Along with Tessier, co-authors of the paper are Rensselaer graduate students Ali Reza Ladiwala, Moumita Bhattacharya, Joseph Perchiaccaa; Ping Cao and Daniel Raleigh of the Department of Chemistry at Stony Brook University; Andisheh Abedini and Ann Marie Schmidt of the Diabetes Research Program at New York University School of Medicine; and Jobin Varkey and Ralf Langen of the Zilkha Neurogenetic Institute at the University of Southern California, Los Angeles.

Further Information

Join For Free

Access to this exclusive content is for Technology Networks Premium members only.

Join Technology Networks Premium for free access to:

  • Exclusive articles
  • Presentations from international conferences
  • Over 3,500+ scientific posters on ePosters
  • More than 5,100+ scientific videos on LabTube
  • 35 community eNewsletters

Sign In

Forgotten your details? Click Here
If you are not a member you can join here

*Please note: By logging into you agree to accept the use of cookies. To find out more about the cookies we use and how to delete them, see our privacy policy.

Scientific News
Integrated Omics Analysis
Studying multi-omics promises to give a more holistic picture of the organism and its place in its ecosystem, however despite the complexities involved those within the field are optimistic.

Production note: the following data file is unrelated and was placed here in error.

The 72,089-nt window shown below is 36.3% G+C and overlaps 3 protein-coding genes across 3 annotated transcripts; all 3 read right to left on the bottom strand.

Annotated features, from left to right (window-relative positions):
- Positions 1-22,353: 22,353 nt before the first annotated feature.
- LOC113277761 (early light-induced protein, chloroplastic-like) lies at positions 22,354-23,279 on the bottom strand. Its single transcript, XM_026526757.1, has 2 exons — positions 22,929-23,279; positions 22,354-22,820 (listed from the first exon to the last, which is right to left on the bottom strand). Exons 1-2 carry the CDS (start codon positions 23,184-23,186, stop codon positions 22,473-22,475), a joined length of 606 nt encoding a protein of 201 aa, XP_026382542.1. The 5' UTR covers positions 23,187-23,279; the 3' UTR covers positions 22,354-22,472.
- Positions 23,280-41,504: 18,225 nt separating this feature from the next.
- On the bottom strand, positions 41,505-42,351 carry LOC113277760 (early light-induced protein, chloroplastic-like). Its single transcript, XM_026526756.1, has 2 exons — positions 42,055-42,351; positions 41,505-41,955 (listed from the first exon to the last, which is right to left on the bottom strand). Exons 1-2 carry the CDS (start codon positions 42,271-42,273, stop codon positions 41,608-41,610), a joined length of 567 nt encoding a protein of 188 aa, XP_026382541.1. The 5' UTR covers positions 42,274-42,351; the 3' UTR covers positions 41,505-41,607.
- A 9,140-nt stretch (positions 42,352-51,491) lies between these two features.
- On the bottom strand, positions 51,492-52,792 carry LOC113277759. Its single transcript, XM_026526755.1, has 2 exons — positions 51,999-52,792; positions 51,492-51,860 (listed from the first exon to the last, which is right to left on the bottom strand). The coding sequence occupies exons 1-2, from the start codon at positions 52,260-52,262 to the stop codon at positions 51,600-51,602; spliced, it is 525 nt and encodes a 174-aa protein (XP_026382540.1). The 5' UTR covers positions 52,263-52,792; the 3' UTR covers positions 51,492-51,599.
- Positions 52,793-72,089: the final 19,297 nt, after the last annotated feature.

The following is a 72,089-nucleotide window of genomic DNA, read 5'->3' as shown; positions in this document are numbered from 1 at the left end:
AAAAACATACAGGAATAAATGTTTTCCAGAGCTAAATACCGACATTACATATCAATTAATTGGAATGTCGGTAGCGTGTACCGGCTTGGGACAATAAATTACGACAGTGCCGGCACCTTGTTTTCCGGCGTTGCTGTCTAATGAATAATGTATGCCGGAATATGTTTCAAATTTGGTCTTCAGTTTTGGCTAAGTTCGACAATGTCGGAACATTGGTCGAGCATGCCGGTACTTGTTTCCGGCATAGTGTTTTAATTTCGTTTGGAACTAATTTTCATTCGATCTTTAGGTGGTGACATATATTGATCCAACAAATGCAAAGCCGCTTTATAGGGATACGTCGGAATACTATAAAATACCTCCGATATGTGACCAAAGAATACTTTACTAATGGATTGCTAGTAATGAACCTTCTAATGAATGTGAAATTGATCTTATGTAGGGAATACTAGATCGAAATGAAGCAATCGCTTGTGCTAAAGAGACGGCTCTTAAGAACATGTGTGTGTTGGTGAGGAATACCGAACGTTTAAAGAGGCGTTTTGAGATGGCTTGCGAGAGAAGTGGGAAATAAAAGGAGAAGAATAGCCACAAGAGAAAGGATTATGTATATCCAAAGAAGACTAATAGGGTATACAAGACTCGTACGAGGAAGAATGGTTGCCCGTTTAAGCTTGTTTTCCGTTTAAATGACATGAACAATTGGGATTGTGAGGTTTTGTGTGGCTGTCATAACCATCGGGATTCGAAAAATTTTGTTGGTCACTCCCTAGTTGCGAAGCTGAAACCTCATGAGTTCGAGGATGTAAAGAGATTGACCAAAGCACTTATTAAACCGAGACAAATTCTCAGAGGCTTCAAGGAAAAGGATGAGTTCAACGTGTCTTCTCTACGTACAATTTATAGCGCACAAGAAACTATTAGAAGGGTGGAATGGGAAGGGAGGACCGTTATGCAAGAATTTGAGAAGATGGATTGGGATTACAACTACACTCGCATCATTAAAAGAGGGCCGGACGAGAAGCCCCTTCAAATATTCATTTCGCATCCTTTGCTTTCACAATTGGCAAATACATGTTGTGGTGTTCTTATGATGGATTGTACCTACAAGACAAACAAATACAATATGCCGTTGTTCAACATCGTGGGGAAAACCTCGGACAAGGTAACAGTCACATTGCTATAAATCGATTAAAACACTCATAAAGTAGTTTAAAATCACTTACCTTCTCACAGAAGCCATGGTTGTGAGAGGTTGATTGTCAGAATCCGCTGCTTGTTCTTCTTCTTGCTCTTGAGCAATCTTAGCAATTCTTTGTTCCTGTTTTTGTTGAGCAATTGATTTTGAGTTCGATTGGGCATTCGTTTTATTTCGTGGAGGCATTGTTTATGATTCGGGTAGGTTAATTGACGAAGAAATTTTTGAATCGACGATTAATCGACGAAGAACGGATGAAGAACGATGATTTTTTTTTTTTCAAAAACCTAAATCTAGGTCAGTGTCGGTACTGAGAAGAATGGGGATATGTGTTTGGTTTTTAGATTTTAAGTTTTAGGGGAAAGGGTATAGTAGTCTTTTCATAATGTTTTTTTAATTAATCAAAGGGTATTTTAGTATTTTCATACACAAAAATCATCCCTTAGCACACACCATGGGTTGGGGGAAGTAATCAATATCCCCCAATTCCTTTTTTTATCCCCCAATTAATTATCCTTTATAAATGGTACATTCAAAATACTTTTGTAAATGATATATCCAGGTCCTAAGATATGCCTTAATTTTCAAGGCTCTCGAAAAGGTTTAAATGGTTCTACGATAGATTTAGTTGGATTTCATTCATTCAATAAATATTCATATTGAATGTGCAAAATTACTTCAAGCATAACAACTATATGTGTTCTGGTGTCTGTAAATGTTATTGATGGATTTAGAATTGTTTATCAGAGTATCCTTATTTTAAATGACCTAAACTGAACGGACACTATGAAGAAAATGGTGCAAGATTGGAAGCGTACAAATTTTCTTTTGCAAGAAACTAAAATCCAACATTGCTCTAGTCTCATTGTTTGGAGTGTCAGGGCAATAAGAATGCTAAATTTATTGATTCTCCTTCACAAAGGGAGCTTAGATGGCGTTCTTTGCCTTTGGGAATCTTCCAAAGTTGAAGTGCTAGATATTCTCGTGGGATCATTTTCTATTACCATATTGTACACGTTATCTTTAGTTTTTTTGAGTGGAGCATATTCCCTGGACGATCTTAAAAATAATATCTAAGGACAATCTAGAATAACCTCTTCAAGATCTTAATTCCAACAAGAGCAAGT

Mass Spec Technology Drives Innovation Across the Biopharma Workflow
With greater resolving power, analytical speed, and accuracy, new mass spectrometry technology and techniques are infiltrating the biopharmaceuticals workflow.
NIH Study Determines Key Differences between Allergic and Non-Allergic Dust Mite Proteins
Researchers at NIH have uncovered factors that lead to the development of dust mite allergy and assist in the design of better allergy therapies.
Study Finds Key Regulator in Pulmonary Fibrosis
Researchers identify an enzyme that could open the way to therpies for chronic fatal lung disease.
Alzheimer’s-Linked Protein May Play Role in Schizophrenia
Researchers suggests a protein linked to cognitive decline in Alzheimer's also plays a role in genetic predisposition to schizophrenia.
Peptides vs. Superbugs
Scientists successfully develop a shuttle system made of liquid-crystalline nanomaterials that protect peptites.
Cocoa Compound Linked to Some Cardiovascular Biomarker Improvements
The study highlights the urgent need for large, long-term RCTs that improve understanding of how the short-term benefits of cocoa flavanol intake on cardiometabolic biomarkers may be translated into clinical outcomes.
Immune Approach Targets Humans Instead of Bacteria
Scientists show for the first time how bacterial superantigen toxins work, and how short peptides can block them and save lives.
Could 2D Mass Spec Breakthrough Lead to Medical Revolution?
Pharmaceutical research could be quicker and more precise, thanks to an innovative breakthrough in 2D mass spec from the University of Warwick.
Less is More in Ribosome Assembly
Research uncovers genetic "program" that allows for ribosome formation with a limited supply of magnesium.
Scroll Up
Scroll Down
Skyscraper Banner

SELECTBIO Market Reports
Go to LabTube
Go to eposters
Access to the latest scientific news
Exclusive articles
Upload and share your posters on ePosters
Latest presentations and webinars
View a library of 1,800+ scientific and medical posters
3,500+ scientific and medical posters
A library of 2,500+ scientific videos on LabTube
5,100+ scientific videos